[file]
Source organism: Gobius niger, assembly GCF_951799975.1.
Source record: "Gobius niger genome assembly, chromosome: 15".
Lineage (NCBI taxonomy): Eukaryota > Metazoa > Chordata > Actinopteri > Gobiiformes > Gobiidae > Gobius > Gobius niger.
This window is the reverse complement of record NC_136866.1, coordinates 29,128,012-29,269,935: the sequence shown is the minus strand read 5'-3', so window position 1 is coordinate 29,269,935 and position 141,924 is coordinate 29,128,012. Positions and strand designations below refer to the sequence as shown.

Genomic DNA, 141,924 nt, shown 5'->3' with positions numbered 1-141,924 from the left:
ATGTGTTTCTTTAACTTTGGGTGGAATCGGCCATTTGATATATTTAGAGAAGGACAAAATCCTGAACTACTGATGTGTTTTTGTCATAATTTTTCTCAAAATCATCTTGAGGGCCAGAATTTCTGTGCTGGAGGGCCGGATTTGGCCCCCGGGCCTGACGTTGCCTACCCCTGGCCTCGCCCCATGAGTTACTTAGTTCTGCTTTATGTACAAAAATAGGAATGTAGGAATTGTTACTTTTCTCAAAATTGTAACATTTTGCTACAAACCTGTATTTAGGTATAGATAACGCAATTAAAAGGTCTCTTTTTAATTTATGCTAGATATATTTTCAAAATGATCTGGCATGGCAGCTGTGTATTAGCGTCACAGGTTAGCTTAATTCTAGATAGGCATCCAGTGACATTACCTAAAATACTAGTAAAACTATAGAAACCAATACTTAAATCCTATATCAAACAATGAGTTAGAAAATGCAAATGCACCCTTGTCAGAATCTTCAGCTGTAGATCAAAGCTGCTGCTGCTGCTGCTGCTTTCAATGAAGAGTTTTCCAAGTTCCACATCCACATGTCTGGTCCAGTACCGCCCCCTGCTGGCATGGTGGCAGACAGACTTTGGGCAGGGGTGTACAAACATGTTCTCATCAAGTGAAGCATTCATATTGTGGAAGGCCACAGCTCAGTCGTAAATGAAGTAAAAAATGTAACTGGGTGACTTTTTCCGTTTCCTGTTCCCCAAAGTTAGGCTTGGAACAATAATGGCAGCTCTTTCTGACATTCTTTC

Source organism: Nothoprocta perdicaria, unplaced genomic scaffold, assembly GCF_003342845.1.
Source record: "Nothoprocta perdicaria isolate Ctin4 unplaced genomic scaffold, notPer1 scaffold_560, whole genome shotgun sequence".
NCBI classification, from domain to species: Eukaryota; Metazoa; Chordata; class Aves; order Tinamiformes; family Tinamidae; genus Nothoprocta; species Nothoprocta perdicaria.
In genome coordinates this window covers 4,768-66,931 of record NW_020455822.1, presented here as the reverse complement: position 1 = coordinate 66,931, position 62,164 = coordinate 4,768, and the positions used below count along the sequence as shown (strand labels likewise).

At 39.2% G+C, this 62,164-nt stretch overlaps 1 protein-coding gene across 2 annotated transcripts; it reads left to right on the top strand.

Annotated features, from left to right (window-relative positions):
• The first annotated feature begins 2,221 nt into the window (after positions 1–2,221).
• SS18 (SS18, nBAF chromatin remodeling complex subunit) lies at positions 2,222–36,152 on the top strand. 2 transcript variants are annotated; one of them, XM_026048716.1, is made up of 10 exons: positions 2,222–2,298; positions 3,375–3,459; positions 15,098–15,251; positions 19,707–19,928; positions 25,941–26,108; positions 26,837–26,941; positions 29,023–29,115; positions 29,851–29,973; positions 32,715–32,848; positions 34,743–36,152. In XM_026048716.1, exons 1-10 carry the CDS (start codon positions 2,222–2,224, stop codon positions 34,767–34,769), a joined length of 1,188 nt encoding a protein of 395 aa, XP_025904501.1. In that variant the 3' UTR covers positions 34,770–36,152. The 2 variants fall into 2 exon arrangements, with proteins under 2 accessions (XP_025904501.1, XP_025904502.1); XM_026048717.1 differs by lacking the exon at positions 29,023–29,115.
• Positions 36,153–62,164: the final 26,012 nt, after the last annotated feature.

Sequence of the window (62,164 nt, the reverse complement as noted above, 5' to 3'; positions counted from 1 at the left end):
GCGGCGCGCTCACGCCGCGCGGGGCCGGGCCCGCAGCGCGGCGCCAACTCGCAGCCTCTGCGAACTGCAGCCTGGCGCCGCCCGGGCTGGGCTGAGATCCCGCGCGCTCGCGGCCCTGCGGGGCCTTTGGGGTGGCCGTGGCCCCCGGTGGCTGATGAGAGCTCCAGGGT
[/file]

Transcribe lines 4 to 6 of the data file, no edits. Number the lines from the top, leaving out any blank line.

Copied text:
This window is the reverse complement of record NC_136866.1, coordinates 29,128,012-29,269,935: the sequence shown is the minus strand read 5'-3', so window position 1 is coordinate 29,269,935 and position 141,924 is coordinate 29,128,012. Positions and strand designations below refer to the sequence as shown.

Genomic DNA, 141,924 nt, shown 5'->3' with positions numbered 1-141,924 from the left:
ATGTGTTTCTTTAACTTTGGGTGGAATCGGCCATTTGATATATTTAGAGAAGGACAAAATCCTGAACTACTGATGTGTTTTTGTCATAATTTTTCTCAAAATCATCTTGAGGGCCAGAATTTCTGTGCTGGAGGGCCGGATTTGGCCCCCGGGCCTGACGTTGCCTACCCCTGGCCTCGCCCCATGAGTTACTTAGTTCTGCTTTATGTACAAAAATAGGAATGTAGGAATTGTTACTTTTCTCAAAATTGTAACATTTTGCTACAAACCTGTATTTAGGTATAGATAACGCAATTAAAAGGTCTCTTTTTAATTTATGCTAGATATATTTTCAAAATGATCTGGCATGGCAGCTGTGTATTAGCGTCACAGGTTAGCTTAATTCTAGATAGGCATCCAGTGACATTACCTAAAATACTAGTAAAACTATAGAAACCAATACTTAAATCCTATATCAAACAATGAGTTAGAAAATGCAAATGCACCCTTGTCAGAATCTTCAGCTGTAGATCAAAGCTGCTGCTGCTGCTGCTGCTTTCAATGAAGAGTTTTCCAAGTTCCACATCCACATGTCTGGTCCAGTACCGCCCCCTGCTGGCATGGTGGCAGACAGACTTTGGGCAGGGGTGTACAAACATGTTCTCATCAAGTGAAGCATTCATATTGTGGAAGGCCACAGCTCAGTCGTAAATGAAGTAAAAAATGTAACTGGGTGACTTTTTCCGTTTCCTGTTCCCCAAAGTTAGGCTTGGAACAATAATGGCAGCTCTTTCTGACATTCTTTC